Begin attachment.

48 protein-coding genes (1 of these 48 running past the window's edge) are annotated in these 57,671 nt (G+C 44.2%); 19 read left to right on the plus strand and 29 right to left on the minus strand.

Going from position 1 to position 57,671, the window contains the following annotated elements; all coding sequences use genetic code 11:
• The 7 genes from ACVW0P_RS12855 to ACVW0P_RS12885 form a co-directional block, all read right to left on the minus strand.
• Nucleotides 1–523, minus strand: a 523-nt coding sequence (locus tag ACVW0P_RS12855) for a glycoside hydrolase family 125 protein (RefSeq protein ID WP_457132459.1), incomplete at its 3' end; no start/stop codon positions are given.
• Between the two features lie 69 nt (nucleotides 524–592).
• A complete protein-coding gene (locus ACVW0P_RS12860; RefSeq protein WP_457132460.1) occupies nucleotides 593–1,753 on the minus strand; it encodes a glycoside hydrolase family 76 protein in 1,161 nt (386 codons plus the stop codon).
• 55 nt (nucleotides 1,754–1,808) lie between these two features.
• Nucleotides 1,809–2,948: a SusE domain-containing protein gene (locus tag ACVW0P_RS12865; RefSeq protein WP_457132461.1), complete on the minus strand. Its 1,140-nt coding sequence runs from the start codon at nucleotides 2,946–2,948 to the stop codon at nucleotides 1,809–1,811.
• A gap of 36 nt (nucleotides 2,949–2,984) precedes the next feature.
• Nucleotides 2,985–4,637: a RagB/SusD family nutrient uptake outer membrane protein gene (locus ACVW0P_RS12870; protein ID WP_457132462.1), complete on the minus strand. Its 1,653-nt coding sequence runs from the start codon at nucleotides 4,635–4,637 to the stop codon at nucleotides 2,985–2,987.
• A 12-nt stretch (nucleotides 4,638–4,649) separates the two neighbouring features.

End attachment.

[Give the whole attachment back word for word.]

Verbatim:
48 protein-coding genes (1 of these 48 running past the window's edge) are annotated in these 57,671 nt (G+C 44.2%); 19 read left to right on the plus strand and 29 right to left on the minus strand.

Going from position 1 to position 57,671, the window contains the following annotated elements; all coding sequences use genetic code 11:
• The 7 genes from ACVW0P_RS12855 to ACVW0P_RS12885 form a co-directional block, all read right to left on the minus strand.
• Nucleotides 1–523, minus strand: a 523-nt coding sequence (locus tag ACVW0P_RS12855) for a glycoside hydrolase family 125 protein (RefSeq protein ID WP_457132459.1), incomplete at its 3' end; no start/stop codon positions are given.
• Between the two features lie 69 nt (nucleotides 524–592).
• A complete protein-coding gene (locus ACVW0P_RS12860; RefSeq protein WP_457132460.1) occupies nucleotides 593–1,753 on the minus strand; it encodes a glycoside hydrolase family 76 protein in 1,161 nt (386 codons plus the stop codon).
• 55 nt (nucleotides 1,754–1,808) lie between these two features.
• Nucleotides 1,809–2,948: a SusE domain-containing protein gene (locus tag ACVW0P_RS12865; RefSeq protein WP_457132461.1), complete on the minus strand. Its 1,140-nt coding sequence runs from the start codon at nucleotides 2,946–2,948 to the stop codon at nucleotides 1,809–1,811.
• A gap of 36 nt (nucleotides 2,949–2,984) precedes the next feature.
• Nucleotides 2,985–4,637: a RagB/SusD family nutrient uptake outer membrane protein gene (locus ACVW0P_RS12870; protein ID WP_457132462.1), complete on the minus strand. Its 1,653-nt coding sequence runs from the start codon at nucleotides 4,635–4,637 to the stop codon at nucleotides 2,985–2,987.
• A 12-nt stretch (nucleotides 4,638–4,649) separates the two neighbouring features.